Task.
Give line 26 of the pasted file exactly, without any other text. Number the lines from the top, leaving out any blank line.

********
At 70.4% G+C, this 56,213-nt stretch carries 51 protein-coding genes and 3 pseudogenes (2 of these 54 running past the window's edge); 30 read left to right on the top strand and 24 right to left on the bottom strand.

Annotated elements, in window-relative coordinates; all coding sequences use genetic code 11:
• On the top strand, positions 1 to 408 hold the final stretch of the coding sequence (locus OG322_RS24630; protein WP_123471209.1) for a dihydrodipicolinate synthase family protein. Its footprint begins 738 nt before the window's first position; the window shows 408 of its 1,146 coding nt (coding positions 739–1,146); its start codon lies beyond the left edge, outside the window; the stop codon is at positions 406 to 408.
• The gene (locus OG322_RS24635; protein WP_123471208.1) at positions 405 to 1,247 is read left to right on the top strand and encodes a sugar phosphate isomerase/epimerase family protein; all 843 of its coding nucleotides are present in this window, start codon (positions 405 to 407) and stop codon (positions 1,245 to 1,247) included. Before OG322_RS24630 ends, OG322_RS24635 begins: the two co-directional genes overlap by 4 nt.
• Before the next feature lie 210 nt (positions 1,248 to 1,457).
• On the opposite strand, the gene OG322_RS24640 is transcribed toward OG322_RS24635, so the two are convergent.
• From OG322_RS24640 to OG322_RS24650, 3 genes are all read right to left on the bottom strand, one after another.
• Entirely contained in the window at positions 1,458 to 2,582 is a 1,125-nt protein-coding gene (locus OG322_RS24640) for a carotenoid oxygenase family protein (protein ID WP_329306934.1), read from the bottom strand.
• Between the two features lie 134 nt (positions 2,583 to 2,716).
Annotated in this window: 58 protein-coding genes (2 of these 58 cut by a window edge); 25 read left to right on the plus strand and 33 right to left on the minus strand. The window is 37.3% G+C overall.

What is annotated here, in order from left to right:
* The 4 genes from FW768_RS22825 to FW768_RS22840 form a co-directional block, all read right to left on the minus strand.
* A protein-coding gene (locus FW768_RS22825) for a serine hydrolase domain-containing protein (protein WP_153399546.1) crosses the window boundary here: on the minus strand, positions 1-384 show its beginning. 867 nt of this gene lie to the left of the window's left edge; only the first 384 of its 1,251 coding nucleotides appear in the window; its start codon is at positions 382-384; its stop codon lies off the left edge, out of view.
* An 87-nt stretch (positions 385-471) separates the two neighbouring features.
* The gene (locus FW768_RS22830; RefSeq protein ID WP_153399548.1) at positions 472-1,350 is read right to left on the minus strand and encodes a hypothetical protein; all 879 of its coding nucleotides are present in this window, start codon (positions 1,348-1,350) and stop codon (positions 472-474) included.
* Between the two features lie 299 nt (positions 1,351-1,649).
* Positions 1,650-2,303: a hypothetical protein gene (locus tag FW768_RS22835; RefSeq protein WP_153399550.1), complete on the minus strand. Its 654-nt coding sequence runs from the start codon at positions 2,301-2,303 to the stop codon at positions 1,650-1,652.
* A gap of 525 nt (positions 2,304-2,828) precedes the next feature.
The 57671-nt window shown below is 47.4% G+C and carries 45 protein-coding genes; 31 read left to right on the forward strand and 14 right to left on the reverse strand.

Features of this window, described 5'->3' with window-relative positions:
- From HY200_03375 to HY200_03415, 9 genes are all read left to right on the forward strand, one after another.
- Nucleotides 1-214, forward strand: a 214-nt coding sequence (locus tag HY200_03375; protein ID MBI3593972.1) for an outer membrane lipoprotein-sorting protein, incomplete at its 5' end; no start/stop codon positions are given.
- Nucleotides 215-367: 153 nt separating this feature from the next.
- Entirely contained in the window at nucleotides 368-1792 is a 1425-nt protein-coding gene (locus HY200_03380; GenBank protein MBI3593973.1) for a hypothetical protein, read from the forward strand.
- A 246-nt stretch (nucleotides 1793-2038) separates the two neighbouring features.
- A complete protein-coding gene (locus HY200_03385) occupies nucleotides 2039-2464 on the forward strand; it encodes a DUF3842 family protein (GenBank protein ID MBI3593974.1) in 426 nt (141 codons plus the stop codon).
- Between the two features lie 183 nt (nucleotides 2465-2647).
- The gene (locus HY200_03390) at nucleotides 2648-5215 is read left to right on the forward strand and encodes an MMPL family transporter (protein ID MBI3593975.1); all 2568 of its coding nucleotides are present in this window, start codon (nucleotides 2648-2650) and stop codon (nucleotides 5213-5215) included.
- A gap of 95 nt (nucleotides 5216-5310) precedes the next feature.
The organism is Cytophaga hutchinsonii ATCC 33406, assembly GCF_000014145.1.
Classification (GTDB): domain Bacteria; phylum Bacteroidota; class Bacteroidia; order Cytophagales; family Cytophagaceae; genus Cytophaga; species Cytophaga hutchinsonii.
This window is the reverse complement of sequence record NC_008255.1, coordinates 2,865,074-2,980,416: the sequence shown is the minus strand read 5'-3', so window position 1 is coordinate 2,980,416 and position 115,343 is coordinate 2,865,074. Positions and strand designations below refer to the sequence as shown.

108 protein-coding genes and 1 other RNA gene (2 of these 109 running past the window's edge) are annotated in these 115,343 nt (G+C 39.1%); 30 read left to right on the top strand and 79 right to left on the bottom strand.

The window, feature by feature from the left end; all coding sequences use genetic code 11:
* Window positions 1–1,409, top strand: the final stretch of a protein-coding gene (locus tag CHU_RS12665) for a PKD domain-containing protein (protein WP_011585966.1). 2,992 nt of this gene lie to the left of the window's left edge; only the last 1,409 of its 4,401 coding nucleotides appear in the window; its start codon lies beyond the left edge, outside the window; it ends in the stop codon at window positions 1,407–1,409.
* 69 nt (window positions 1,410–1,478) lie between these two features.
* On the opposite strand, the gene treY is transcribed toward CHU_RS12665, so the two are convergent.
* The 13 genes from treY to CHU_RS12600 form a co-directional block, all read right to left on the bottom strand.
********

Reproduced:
- A complete protein-coding gene (locus HY200_03385) occupies nucleotides 2039-2464 on the forward strand; it encodes a DUF3842 family protein (GenBank protein ID MBI3593974.1) in 426 nt (141 codons plus the stop codon).